About the JCMT

Image Credit: William Montgomerie

The JCMT. Image Credit: William Montgomerie


With a diameter of 15m the James Clerk Maxwell Telescope (JCMT) is the largest astronomical telescope in the world designed specifically to operate in the submillimetre wavelength region of the spectrum. The JCMT is used to study our Solar System, interstellar and circumstellar dust and gas, and distant galaxies. It is situated at approximately 19°49’22.2″N 155°28’37.0″W close to the summit of Maunakea, Hawaii, at an altitude of 4092m.


The 15-metre diameter primary reflector of the JCMT is made up of 276 individual lightweight panels. Each panel consists of a thin aluminium skin pressed into and bounded onto a rigid foam panel. The panel is attached at three points to the backing structure of the antenna. The alignment of the mechanical panels can be adjusted by means of stepper motors at the mounting points. The backing structure is designed to maintain a parabolic figure as gravity distorts the antenna as it tips to different elevations. The surface accuracy is routinely measured and has a typical value of 24 micron. Adjustments required to each panel are calculated by making observations of a coherent millimetre source located in the UKIRT building. The sub-reflector or secondary mirror can be adjusted in three axes to compensate for changes in focus as well as changes in the figure of the primary. In addition, the secondary can be tilted or chopped in two axes in order to perform sky background cancellation. The rms pointing accuracy of the JCMT is about 2 arcsec in Azimuth and Elevation. Typically every hour a local pointing source is observed.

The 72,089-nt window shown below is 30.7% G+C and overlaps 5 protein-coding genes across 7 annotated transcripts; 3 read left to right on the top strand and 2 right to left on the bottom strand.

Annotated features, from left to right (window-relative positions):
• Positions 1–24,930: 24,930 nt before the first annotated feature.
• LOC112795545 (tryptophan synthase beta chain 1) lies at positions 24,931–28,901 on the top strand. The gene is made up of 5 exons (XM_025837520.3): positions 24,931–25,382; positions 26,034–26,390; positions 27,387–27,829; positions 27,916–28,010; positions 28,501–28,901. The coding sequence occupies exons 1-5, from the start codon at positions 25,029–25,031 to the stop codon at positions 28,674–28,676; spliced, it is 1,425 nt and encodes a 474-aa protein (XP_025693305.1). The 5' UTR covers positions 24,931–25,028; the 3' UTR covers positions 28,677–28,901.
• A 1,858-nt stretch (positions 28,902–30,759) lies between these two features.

The JCMT carousel co-rotates with the antenna and is designed to protect the telescope from the elements and to provide a safe and comfortable working environment for astronomers and engineers. An important feature of the carousel is the membrane which is deployed in front of the antenna at all times and is transparent at millimetre and submillimetre wavelengths. In addition to providing protection from the wind, the membrane performs the useful function of reflecting the visible and near-infrared radiation, providing protection from the solar heat which could damage the antenna, thereby allowing daytime astronomical observations including direct observations of the Sun itself.


Receivers for the telescope can be located either in one of the bays of the Cassegrain cabin or on the two Nasmyth platforms located at the ends of the elevation bearing.

A number of receivers can be and are accommodated on the telescope at the same time and are selected by a movable tertiary mirror located in the centre of the Cassegrain cabin. The heterodyne receivers, covering the atmospheric windows between 215 and 680 GHz, are mounted in the cabin while the continuum bolometer array instrument, SCUBA-2, and the heterodyne array receiver, HARP, occupy the Nasmyth platforms.

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